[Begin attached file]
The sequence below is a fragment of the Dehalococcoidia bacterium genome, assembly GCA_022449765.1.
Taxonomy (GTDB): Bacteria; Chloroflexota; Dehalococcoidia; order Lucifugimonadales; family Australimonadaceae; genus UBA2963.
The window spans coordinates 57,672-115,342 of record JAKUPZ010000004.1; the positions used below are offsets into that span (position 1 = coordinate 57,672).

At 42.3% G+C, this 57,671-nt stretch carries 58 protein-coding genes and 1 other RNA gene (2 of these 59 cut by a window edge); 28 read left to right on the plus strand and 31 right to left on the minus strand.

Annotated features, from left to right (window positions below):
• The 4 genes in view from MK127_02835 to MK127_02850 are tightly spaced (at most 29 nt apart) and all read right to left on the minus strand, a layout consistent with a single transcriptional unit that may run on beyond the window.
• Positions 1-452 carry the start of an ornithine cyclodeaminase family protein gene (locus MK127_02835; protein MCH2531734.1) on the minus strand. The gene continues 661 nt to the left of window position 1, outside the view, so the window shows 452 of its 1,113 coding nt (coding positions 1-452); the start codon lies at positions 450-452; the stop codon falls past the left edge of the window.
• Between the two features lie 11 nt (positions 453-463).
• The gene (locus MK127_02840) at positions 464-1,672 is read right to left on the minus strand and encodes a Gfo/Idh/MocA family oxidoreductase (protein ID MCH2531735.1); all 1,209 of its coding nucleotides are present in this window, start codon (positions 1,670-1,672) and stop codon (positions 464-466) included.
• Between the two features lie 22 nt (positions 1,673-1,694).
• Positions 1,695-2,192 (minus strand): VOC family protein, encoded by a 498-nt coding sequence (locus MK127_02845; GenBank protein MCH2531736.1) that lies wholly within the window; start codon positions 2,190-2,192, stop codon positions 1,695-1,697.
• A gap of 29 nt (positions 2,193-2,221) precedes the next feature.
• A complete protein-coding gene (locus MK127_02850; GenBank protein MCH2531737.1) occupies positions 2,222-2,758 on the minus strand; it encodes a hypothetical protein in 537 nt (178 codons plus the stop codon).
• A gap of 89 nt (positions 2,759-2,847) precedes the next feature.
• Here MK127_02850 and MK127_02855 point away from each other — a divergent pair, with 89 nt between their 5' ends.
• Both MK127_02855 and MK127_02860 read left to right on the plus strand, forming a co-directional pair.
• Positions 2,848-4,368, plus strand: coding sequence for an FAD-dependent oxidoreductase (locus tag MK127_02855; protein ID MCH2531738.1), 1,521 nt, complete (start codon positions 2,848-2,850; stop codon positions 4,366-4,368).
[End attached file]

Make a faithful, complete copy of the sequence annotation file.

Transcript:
The sequence below is a fragment of the Dehalococcoidia bacterium genome, assembly GCA_022449765.1.
Taxonomy (GTDB): Bacteria; Chloroflexota; Dehalococcoidia; order Lucifugimonadales; family Australimonadaceae; genus UBA2963.
The window spans coordinates 57,672-115,342 of record JAKUPZ010000004.1; the positions used below are offsets into that span (position 1 = coordinate 57,672).

At 42.3% G+C, this 57,671-nt stretch carries 58 protein-coding genes and 1 other RNA gene (2 of these 59 cut by a window edge); 28 read left to right on the plus strand and 31 right to left on the minus strand.

Annotated features, from left to right (window positions below):
• The 4 genes in view from MK127_02835 to MK127_02850 are tightly spaced (at most 29 nt apart) and all read right to left on the minus strand, a layout consistent with a single transcriptional unit that may run on beyond the window.
• Positions 1-452 carry the start of an ornithine cyclodeaminase family protein gene (locus MK127_02835; protein MCH2531734.1) on the minus strand. The gene continues 661 nt to the left of window position 1, outside the view, so the window shows 452 of its 1,113 coding nt (coding positions 1-452); the start codon lies at positions 450-452; the stop codon falls past the left edge of the window.
• Between the two features lie 11 nt (positions 453-463).
• The gene (locus MK127_02840) at positions 464-1,672 is read right to left on the minus strand and encodes a Gfo/Idh/MocA family oxidoreductase (protein ID MCH2531735.1); all 1,209 of its coding nucleotides are present in this window, start codon (positions 1,670-1,672) and stop codon (positions 464-466) included.
• Between the two features lie 22 nt (positions 1,673-1,694).
• Positions 1,695-2,192 (minus strand): VOC family protein, encoded by a 498-nt coding sequence (locus MK127_02845; GenBank protein MCH2531736.1) that lies wholly within the window; start codon positions 2,190-2,192, stop codon positions 1,695-1,697.
• A gap of 29 nt (positions 2,193-2,221) precedes the next feature.
• A complete protein-coding gene (locus MK127_02850; GenBank protein MCH2531737.1) occupies positions 2,222-2,758 on the minus strand; it encodes a hypothetical protein in 537 nt (178 codons plus the stop codon).
• A gap of 89 nt (positions 2,759-2,847) precedes the next feature.
• Here MK127_02850 and MK127_02855 point away from each other — a divergent pair, with 89 nt between their 5' ends.
• Both MK127_02855 and MK127_02860 read left to right on the plus strand, forming a co-directional pair.
• Positions 2,848-4,368, plus strand: coding sequence for an FAD-dependent oxidoreductase (locus tag MK127_02855; protein ID MCH2531738.1), 1,521 nt, complete (start codon positions 2,848-2,850; stop codon positions 4,366-4,368).